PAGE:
Review: Batman v Superman
Samuel Tuero | On 27, Mar 2016
It’s been nearly two years since Superman’s (Henry Cavill) colossal battle with Zod (Michael Shannon) devastated the city of Metropolis. The loss of life and collateral damage left many feeling angry and helpless, including crime-fighting billionaire Bruce Wayne (Ben Affleck). Convinced that Superman is now a threat to humanity, Batman embarks on a personal vendetta to end his reign on Earth, while the conniving Lex Luthor (Jesse Eisenberg) launches his own crusade against the man of steel.
Let me first say that I approve of Ben Affleck’s portrayal of Batman, introducing the audience to a much darker, sadistic Batman, a la The Dark Knight Returns. In addition to Affleck’s performance, Gal Gadot as Wonder Woman, given her limited screen time, is also excellent with what she is given to do. However, a performance I did not enjoy was that of Jesse Eisenberg’s Lex Luthor; I thought he was too eccentric and that detracted from the rest of the film.
Though it just feels hollow and rushed, I have to admit I didn’t completely dislike the film, as it features some great action sequences, along with the delight of seeing some of my childhood favorites on screen together for the first time.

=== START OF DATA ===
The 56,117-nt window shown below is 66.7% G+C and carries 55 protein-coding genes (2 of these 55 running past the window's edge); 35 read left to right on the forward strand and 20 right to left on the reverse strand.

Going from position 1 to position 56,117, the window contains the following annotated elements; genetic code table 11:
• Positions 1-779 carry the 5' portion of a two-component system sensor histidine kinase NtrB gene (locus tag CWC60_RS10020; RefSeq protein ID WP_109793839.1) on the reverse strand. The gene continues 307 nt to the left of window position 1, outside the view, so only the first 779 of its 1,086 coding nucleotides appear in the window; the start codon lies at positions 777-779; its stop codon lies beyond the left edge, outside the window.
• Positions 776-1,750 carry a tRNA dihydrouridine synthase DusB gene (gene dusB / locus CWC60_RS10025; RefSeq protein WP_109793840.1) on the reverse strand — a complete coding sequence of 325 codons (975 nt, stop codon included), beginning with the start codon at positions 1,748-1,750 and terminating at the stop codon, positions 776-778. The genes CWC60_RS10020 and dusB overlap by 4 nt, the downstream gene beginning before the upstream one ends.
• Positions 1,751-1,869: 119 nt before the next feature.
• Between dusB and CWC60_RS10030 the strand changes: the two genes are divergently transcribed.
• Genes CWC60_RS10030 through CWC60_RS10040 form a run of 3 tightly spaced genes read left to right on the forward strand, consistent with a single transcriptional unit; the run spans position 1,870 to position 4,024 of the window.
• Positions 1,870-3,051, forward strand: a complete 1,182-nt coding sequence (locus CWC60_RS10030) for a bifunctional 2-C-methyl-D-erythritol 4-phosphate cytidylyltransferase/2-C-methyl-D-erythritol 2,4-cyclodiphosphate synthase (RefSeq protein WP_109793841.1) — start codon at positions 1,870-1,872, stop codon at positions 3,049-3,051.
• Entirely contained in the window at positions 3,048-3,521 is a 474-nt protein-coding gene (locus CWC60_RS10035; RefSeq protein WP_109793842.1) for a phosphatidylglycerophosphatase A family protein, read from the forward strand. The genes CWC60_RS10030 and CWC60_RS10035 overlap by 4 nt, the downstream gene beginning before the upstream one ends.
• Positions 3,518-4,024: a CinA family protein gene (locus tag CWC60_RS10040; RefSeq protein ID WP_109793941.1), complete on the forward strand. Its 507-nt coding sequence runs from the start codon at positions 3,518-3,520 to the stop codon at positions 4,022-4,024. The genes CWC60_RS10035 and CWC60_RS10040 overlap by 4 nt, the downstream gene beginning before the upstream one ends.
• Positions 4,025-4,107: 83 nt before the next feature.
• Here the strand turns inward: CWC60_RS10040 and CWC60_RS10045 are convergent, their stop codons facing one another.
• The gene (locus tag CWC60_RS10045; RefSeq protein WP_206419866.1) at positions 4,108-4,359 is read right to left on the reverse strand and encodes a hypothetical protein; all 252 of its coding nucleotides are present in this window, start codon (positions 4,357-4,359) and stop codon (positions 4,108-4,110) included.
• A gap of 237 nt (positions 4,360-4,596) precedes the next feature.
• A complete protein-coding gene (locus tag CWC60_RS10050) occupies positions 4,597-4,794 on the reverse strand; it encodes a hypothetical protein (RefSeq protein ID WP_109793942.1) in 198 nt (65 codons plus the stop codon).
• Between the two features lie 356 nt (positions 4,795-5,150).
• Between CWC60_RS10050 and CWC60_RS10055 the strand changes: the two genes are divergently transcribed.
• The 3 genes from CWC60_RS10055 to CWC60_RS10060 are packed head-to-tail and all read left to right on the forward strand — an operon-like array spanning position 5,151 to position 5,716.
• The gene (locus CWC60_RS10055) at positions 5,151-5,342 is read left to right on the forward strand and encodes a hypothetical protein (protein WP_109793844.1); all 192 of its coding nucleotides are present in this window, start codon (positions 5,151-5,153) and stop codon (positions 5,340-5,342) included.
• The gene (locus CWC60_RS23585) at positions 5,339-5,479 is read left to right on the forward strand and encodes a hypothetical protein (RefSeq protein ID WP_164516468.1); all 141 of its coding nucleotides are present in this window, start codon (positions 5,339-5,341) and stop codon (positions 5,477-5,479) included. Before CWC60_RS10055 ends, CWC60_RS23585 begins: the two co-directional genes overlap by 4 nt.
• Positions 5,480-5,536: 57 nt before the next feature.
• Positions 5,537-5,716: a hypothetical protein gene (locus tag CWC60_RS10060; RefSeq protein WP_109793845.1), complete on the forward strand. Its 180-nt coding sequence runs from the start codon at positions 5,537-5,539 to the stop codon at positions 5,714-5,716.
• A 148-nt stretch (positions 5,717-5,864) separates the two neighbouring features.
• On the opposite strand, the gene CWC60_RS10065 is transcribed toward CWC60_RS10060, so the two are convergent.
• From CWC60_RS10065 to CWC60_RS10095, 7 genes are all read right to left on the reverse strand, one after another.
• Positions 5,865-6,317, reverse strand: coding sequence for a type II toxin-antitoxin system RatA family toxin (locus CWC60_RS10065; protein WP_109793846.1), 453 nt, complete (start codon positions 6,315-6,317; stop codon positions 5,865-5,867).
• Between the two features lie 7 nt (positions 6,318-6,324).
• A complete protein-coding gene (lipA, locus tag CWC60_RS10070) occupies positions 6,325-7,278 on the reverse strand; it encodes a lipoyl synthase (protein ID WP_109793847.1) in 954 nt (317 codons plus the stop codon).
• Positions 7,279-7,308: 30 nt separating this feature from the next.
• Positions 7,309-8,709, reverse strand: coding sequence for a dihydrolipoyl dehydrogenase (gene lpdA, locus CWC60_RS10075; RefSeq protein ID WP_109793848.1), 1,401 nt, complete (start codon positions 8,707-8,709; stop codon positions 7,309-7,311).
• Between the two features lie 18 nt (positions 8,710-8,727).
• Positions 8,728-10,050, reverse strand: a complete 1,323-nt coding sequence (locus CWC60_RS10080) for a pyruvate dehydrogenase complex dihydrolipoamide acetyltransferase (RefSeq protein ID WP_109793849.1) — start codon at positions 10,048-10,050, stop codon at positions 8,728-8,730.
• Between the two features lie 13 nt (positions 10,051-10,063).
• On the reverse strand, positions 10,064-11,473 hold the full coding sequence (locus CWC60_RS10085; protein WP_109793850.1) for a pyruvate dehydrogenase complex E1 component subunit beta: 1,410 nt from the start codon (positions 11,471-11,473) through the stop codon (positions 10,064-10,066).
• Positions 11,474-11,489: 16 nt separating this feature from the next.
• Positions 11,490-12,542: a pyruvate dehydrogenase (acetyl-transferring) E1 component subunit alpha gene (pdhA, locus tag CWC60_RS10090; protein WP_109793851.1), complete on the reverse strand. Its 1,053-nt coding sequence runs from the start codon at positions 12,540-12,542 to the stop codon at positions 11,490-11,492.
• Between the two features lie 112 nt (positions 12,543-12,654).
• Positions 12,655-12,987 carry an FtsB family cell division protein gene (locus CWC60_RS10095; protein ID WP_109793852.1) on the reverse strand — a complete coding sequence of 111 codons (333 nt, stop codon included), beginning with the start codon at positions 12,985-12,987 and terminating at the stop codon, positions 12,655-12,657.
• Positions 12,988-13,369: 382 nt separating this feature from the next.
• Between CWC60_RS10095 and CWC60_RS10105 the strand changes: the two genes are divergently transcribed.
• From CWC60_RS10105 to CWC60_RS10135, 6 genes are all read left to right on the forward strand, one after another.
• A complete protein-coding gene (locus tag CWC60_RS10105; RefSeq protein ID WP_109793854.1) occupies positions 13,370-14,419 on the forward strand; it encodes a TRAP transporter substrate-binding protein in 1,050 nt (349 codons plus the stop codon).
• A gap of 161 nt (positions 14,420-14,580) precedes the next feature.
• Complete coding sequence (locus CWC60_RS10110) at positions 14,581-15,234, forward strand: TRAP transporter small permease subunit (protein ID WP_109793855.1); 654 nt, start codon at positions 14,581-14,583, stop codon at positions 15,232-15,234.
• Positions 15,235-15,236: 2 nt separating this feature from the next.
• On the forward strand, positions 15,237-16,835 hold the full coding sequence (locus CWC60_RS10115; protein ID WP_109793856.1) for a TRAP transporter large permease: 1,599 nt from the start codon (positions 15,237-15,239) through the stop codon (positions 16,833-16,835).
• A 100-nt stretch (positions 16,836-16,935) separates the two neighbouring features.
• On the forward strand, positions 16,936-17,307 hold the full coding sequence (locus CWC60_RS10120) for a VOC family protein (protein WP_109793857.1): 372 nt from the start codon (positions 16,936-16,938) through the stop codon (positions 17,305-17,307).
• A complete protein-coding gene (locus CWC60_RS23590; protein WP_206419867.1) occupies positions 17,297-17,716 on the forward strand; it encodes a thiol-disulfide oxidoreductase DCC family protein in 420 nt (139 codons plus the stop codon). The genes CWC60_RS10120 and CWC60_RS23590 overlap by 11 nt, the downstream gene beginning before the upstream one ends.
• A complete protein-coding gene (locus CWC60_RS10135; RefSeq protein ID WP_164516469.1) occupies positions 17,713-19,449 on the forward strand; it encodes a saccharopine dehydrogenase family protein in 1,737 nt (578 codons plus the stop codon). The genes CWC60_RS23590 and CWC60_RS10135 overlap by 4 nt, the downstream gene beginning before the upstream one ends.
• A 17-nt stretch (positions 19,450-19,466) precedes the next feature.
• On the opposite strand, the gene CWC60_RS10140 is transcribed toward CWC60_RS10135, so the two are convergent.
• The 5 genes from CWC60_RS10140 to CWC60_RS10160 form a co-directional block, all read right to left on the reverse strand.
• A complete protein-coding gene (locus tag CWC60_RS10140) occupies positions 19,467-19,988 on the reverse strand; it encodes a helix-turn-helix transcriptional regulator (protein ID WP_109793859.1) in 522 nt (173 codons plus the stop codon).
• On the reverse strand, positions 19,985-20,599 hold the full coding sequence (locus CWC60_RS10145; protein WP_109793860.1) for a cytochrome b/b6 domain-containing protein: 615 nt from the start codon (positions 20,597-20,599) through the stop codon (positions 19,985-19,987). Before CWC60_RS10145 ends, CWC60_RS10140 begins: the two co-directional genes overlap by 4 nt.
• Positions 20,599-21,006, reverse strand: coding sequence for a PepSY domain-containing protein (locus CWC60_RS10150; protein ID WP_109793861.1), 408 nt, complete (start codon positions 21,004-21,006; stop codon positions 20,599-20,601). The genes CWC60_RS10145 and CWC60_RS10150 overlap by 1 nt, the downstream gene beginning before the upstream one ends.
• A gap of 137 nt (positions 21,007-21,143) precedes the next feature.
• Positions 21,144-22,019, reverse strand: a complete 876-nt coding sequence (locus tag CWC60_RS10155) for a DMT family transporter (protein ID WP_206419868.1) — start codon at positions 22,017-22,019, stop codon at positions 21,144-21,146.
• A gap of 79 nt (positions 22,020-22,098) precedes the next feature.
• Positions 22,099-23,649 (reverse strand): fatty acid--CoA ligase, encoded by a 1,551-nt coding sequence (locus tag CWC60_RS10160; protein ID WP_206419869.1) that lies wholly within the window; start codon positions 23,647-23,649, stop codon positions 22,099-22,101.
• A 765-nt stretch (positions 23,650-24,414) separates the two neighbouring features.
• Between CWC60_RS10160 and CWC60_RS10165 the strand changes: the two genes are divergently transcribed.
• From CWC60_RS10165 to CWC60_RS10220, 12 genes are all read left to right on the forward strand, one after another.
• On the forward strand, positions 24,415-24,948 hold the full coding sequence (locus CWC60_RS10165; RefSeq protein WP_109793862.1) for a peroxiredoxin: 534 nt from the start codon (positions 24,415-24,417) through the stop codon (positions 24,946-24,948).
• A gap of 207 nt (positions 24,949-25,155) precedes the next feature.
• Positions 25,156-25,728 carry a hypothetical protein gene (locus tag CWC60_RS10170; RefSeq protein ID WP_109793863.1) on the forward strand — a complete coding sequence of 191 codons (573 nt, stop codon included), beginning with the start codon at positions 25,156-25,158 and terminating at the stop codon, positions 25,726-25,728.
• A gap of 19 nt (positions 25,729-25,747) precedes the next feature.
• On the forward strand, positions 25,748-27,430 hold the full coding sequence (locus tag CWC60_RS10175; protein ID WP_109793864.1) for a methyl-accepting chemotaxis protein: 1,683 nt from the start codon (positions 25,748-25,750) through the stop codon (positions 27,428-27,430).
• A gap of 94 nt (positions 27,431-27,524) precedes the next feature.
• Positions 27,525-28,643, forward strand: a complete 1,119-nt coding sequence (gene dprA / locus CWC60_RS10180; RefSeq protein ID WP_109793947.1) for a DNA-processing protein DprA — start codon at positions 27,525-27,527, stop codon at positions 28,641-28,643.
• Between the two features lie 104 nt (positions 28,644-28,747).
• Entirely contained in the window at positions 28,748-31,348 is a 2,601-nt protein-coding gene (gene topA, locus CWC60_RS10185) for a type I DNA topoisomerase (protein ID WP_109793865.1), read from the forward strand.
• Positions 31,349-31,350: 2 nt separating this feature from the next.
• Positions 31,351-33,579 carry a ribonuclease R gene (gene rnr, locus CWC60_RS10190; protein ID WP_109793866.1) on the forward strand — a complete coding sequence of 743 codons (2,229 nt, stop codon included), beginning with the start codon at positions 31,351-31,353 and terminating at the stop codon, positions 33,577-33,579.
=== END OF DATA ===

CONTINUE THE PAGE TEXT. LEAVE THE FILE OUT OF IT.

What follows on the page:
Batman v Superman has its moments with some great action and performances, though you cannot help but feel overwhelmingly disappointed for a film that was supposed to set a new precedent for universe building. There are some very interesting story ideas that have so much potential throughout the film, though they never get fleshed out enough for any of it to be compelling. The script itself is a mess, possibly being one of the worst screenplays put together in terms of story structure and cohesiveness.
The film has the burden of not only setting up the Justice League but Batman, Wonder Woman, Lex Luthor, Doomsday and, oh that’s right, Superman. None of the film’s storylines ever seem to tie together in any unified way that would make it compelling. None are given enough screen time to be developed or interesting, and it comes off as disjointed and rushed. The characters feel empty and shallow with their motivations being complicated at best. Zach Snyder squanders any character development and substance with an exhausting CGI action explosion fest.
All in all, Batman v Superman: Dawn of Justice squanders strong performances and a potentially great story for nauseating CGI action. This one might please die-hard DC fans, but everyone else might be left feeling disenchanted.